For a few years the family celebrated Thanksgiving at Clifton. But over the past two decades, it has grown from a cozy, six-room bed-and-breakfast to a Relais & Chateaux property with 18 luxurious rooms featuring Waterworks bath fixtures and wireless Internet access. Now the holiday dinner is booked up months in advance, and the Willeys eat at home.
Innkeeping has taught the Willeys a lot about hospitality and presentation. The inn's restaurant tables are set with straw place mats and turquoise chargers, and courses are served on white plates -- a different shape for each course. The Willeys often meet with the chef and staff to discuss how to present new dishes on the menu and set them off on the table.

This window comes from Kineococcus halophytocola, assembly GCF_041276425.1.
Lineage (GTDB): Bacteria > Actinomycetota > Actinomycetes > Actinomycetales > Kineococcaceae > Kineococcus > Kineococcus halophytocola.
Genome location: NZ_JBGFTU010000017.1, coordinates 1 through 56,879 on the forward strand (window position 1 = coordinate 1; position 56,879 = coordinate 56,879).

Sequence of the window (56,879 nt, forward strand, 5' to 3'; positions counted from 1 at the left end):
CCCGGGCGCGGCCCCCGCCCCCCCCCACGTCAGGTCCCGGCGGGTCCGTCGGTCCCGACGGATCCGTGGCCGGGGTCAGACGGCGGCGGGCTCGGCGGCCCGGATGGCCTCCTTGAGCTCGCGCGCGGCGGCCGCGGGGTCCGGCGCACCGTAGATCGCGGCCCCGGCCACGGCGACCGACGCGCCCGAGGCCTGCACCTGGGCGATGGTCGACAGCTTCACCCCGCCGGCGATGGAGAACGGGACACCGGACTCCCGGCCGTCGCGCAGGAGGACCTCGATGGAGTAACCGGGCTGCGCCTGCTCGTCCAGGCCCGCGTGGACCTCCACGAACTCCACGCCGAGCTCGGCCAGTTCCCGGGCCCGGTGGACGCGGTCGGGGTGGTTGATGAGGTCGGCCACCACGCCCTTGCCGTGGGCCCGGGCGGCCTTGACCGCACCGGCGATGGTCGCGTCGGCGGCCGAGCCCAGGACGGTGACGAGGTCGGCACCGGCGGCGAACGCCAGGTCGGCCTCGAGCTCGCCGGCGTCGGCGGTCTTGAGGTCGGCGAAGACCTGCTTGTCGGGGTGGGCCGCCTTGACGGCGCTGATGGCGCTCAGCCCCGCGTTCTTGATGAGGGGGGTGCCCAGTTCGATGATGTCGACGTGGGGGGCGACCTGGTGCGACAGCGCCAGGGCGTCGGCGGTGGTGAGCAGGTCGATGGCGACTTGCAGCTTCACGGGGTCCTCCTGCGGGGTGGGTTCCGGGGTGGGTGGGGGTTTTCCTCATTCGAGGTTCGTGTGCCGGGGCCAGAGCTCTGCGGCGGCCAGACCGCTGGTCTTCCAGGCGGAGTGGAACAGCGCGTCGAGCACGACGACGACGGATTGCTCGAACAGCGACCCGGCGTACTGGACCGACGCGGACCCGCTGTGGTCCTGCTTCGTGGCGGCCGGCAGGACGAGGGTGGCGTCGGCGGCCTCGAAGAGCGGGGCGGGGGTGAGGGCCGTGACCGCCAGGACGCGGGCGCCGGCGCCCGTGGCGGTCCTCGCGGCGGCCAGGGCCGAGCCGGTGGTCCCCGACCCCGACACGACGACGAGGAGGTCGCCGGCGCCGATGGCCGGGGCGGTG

The Willeys shared their ideas about how to give a successful dinner party.
What is the secret to great hospitality?
Mitch: The secret is to have a very casual approach to entertaining. If the hosts are relaxed and having fun, everyone else will, too. We make our somewhat formal house more welcoming by filling it with informality. We put our 14-foot dining room table on a diagonal. When people come in they relax and think, 'Okay, this isn't that stuffy. The table is a little off kilter.' We also often engage our guests in cooking in the kitchen. The right lighting is key.
Emily: I feel pretty strongly about the music throughout the evening. If you have something good playing, it greases the skids; it gets people talking and yet nobody is afraid of the silence.
What's your favorite way to entertain: sit-down dinner, buffet or cocktail party?